I started writing this blog a few days ago but I was struggling to find the words. Then I’ve been hit today, like a slap of pin-pricked realities in the face, by two friends. One on a fucked up cancer journey and the other just about to have her 11th wedding anniversary except without her husband by her earthly side as he died 5 years ago. Both of their status’s to the world were different and unique to them but both of them had the same underlining content. Gratitude.

BE FUCKING GRATEFUL PEOPLE.

Grateful you have a partner to annoy you and leave his socks at the front door. Grateful that you have a headache you can fix with a glass of water and some panadol. Grateful that even though the kids are driving you crazy and the clean house is now a mess that you have healthy, active kids who love your love and presence… And fuck the house. This gratitude doesn’t mean guilt either. It doesn’t mean you should feel guilty for being frustrated or pissed off at these things from time to time. This is life and this is living after all but we should be grateful more of the time than we are pissed.

“Life is Short” can be summarised just with this one word. Gratitude. Being grateful. Being thankful. Looking for the good in what you have in your life and being thankful for it. Showing those you love in your life that you actually do love them. That they are your living, breathing world. Life is short because once it’s over it’s over. There are no second chances. But there can be regrets, which will for some turn into lessons. I spent 10 years regretting my brothers passing – regretting the lack of love I showed him. But I learnt from that never to do it again.

“Life is Short” has a new meaning for me today because when I first adopted the popular quote into my life I did so in a negative way but today it means gratitude. Happiness. Laughter. Love. Presence. It means saying it and feeling it and not being scared of it. It means showing my kids more presence and honesty. It means listening to my husband and learning more about him and what he needs. It’s about being there for people who need a part of me that I am capable of giving – love translated in any way, shape or form. I’m not perfect and I’m not going to ride the perfect bandwagon from here on in but I am going to give more of myself. More of the ‘me’ that is truly me. The heartfelt, sensitive me who loves deeply but has always carried a barrier for protection.

My protection is removed but perfection is not my status either.

To my family and my friends – I LOVE YOU! To all the people who have come into my life in a positive way, I love each and every one of you. You have touched me. You have honoured who I am. You have left an imprint on my life and in my heart and I am forever grateful for that. I love you. I really, really do.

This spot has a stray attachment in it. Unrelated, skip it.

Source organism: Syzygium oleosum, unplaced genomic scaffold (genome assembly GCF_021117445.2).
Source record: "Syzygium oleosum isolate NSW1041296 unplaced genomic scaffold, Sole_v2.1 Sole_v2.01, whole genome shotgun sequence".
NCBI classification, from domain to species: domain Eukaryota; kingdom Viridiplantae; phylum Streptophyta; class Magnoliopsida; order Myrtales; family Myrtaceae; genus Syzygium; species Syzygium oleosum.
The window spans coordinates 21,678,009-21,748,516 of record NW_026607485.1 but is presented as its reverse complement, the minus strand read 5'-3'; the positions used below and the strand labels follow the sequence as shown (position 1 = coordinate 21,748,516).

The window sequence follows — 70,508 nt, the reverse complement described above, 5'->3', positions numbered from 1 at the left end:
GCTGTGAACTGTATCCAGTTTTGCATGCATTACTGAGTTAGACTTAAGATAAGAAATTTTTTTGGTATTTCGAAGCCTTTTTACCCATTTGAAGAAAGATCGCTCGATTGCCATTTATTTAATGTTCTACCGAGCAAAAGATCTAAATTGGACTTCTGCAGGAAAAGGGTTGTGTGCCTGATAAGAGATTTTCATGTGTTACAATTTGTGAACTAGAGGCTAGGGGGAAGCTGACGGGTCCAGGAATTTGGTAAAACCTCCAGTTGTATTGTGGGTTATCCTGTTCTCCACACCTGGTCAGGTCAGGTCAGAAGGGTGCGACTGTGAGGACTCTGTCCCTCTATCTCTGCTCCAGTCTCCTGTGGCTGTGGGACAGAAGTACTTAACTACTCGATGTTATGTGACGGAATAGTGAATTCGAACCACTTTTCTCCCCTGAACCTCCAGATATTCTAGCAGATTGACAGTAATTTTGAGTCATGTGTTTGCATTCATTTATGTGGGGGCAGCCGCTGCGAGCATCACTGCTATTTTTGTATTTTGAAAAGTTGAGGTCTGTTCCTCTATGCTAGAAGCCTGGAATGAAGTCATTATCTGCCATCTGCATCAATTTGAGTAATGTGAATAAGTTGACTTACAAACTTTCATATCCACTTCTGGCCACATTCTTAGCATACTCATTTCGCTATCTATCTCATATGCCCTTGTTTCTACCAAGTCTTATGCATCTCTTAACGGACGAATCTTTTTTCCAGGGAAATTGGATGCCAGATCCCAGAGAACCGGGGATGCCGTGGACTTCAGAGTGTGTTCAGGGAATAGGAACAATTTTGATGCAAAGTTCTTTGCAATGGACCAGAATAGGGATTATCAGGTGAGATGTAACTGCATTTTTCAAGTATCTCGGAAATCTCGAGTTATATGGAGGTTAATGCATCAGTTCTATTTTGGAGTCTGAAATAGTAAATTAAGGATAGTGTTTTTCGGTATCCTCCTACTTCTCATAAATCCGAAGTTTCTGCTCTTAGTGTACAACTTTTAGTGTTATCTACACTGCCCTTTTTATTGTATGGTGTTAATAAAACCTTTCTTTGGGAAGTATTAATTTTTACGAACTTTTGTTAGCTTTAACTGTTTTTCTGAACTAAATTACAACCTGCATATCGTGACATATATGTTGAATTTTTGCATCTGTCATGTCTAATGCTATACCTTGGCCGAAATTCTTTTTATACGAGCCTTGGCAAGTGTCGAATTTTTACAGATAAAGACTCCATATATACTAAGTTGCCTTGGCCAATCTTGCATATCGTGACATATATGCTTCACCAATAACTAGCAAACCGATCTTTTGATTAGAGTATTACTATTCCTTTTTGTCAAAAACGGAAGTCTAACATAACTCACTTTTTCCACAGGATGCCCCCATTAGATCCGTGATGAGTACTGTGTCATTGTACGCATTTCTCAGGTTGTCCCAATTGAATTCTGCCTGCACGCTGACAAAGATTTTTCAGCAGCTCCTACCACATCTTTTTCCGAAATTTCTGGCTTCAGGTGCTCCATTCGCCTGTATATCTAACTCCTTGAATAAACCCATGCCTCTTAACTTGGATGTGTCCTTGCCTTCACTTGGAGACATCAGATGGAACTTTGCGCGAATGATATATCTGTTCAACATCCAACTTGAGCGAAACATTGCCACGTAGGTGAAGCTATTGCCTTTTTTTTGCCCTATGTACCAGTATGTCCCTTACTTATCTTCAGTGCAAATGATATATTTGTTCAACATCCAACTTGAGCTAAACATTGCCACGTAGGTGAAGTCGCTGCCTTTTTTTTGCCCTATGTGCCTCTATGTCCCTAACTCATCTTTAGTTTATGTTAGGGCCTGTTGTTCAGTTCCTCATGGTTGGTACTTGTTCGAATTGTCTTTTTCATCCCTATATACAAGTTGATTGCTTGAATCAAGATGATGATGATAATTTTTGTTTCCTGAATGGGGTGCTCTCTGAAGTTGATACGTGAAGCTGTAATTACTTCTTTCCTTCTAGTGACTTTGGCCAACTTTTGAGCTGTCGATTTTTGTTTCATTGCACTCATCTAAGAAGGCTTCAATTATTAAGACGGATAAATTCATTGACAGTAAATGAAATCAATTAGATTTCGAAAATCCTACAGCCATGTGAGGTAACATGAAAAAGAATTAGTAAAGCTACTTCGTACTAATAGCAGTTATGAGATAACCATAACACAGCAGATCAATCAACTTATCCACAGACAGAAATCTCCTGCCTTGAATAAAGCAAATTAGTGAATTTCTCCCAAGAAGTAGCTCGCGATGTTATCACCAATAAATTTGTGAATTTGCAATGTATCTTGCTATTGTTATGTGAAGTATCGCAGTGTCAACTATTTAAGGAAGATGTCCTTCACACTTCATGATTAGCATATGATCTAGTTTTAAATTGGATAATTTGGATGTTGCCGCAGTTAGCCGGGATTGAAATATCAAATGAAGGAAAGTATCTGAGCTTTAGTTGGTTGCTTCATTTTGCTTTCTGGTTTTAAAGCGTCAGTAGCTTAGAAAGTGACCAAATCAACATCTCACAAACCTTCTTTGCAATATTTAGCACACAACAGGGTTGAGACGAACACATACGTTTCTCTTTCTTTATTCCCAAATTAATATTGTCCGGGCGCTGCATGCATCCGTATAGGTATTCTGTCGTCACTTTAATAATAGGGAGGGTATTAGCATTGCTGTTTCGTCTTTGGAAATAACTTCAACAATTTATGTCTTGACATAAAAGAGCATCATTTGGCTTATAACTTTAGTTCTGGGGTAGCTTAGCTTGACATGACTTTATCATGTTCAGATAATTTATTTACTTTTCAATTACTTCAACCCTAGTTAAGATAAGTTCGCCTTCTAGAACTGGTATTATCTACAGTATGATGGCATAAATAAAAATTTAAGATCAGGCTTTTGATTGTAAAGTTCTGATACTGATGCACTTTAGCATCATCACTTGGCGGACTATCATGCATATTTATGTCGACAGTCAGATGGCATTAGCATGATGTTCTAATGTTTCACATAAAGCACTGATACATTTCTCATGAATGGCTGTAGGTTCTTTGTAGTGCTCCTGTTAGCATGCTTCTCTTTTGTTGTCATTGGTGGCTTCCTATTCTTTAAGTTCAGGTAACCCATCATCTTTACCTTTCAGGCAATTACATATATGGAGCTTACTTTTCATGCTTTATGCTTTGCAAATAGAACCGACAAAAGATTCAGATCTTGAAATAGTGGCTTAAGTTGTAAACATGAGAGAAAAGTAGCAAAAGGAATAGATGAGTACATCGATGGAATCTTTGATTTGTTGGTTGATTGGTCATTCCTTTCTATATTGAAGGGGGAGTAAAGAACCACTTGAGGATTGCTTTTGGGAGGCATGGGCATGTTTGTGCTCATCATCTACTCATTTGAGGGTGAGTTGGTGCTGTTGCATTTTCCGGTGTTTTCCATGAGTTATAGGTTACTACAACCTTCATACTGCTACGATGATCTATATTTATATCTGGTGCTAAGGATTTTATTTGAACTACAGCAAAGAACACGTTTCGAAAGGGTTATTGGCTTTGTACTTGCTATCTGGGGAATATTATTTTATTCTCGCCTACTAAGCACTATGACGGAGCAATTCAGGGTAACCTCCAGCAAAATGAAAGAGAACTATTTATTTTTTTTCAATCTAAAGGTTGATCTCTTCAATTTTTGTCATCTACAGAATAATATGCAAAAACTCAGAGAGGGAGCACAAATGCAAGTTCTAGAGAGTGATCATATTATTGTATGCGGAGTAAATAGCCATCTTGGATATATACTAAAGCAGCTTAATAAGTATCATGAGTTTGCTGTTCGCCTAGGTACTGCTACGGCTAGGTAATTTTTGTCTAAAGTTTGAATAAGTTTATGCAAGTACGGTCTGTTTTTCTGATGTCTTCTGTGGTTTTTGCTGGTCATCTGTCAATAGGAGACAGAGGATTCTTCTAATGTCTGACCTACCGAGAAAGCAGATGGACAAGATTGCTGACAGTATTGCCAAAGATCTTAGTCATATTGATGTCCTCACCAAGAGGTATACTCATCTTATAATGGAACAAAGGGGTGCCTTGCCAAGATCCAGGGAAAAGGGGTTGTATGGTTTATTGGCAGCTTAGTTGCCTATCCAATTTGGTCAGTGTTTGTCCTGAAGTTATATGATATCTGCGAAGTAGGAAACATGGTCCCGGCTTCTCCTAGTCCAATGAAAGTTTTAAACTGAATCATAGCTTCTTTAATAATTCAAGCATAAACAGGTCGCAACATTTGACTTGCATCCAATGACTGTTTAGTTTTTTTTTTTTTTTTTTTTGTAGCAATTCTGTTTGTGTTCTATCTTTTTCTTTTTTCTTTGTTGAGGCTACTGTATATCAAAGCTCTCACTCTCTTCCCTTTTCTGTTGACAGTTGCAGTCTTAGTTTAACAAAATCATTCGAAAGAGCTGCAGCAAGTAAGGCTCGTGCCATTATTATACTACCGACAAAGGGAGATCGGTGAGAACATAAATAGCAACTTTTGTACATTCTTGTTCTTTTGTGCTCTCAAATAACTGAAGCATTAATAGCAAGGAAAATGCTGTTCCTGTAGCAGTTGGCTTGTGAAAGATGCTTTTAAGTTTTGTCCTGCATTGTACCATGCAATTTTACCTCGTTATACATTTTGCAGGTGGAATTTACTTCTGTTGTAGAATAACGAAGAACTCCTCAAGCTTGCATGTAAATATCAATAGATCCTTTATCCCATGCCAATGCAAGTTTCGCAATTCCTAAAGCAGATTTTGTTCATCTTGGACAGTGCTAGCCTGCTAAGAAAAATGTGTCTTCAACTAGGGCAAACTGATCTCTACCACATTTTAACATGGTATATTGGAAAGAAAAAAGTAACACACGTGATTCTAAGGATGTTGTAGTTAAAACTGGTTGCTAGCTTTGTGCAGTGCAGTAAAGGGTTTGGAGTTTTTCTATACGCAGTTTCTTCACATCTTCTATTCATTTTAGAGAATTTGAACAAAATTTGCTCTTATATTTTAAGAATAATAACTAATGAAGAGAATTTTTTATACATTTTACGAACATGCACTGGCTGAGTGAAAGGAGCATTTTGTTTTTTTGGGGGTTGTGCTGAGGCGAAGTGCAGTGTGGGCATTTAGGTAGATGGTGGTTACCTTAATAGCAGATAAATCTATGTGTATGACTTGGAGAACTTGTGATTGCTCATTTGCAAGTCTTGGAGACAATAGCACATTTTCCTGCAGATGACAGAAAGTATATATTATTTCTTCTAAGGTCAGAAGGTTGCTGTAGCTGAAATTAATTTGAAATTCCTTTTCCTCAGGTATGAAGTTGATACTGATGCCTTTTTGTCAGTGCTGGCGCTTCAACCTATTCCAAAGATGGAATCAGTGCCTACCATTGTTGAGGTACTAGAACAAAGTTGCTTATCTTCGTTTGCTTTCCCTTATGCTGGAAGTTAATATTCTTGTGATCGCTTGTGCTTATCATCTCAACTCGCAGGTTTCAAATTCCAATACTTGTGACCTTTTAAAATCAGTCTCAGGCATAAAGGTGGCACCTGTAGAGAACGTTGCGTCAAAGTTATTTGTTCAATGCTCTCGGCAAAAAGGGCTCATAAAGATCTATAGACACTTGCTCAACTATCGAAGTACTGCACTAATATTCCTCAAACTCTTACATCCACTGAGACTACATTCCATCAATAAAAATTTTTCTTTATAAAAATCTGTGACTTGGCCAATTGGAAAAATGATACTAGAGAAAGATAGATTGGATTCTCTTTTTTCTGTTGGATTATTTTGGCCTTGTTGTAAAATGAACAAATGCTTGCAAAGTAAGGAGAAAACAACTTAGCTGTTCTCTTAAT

My heart hurts today and my tears are flowing. Sadness? Still some regret? Missing those I love? Guilt? I’m not sure. Maybe just a heartache.

One love,

DRK xxx

Please don’t forget to tell those you love just how much they mean to you. Show them. This is the message my friend wants you to hear. To really hear. The message we all need to hear. Often.

Read her amazing, raw and honest post here on her Facebook page…. You’ll need to find the post “Water your own F**king Lawn!” Thank you Kym xx

 

Joie de Vivre

I had this tattoo imprinted on my right arm to always remind me of my mortality. It was a tattoo in honour of my brother. I have had it a few years now and become ‘used’ to it rather than moved by it. But it will now again remind me. “Joie de Vivre” ~ French; exuberant enjoyment of life

 

 

For My Nana

This is my reading from my Nanas funeral. I’m posting it here as a keepsake and as my promise to remember her for the rest of my life.

On the morning of the 27th January the world lost a feisty, stubborn, proud and loving woman – traits many of her family members have inherited – me included! A woman who fiercely loved and protected her family. She was a true nurturer and she was proud of us all regardless of the mistakes she witnessed throughout our lives, mine especially.

Her hugs were powerful, her stories often on repeat and just two months after her beloved husband, my Dear Pop, passed away she left this world to be with him. We all knew she wouldn’t be far behind coz since when does Nana give Pop any peace and I think it’s fair to say two months was long enough!

There are many things I will remember about my Nana and so would many of you. Kelly remembers the cheek pinches and how she used to say “I could eat you and suck on the bones!” But when I say it it just doesn’t sound as sweet.

I know I will remember her for the rest of my life. This is my promise.

Nana, I will remember those hugs you gave me where you squeezed me so tight know matter how old I got. So tight that I didn’t think I could breathe.

I will remember your smell – a mixture of roses and moth balls – on your clothes, in your home, on your soft porcelain skin.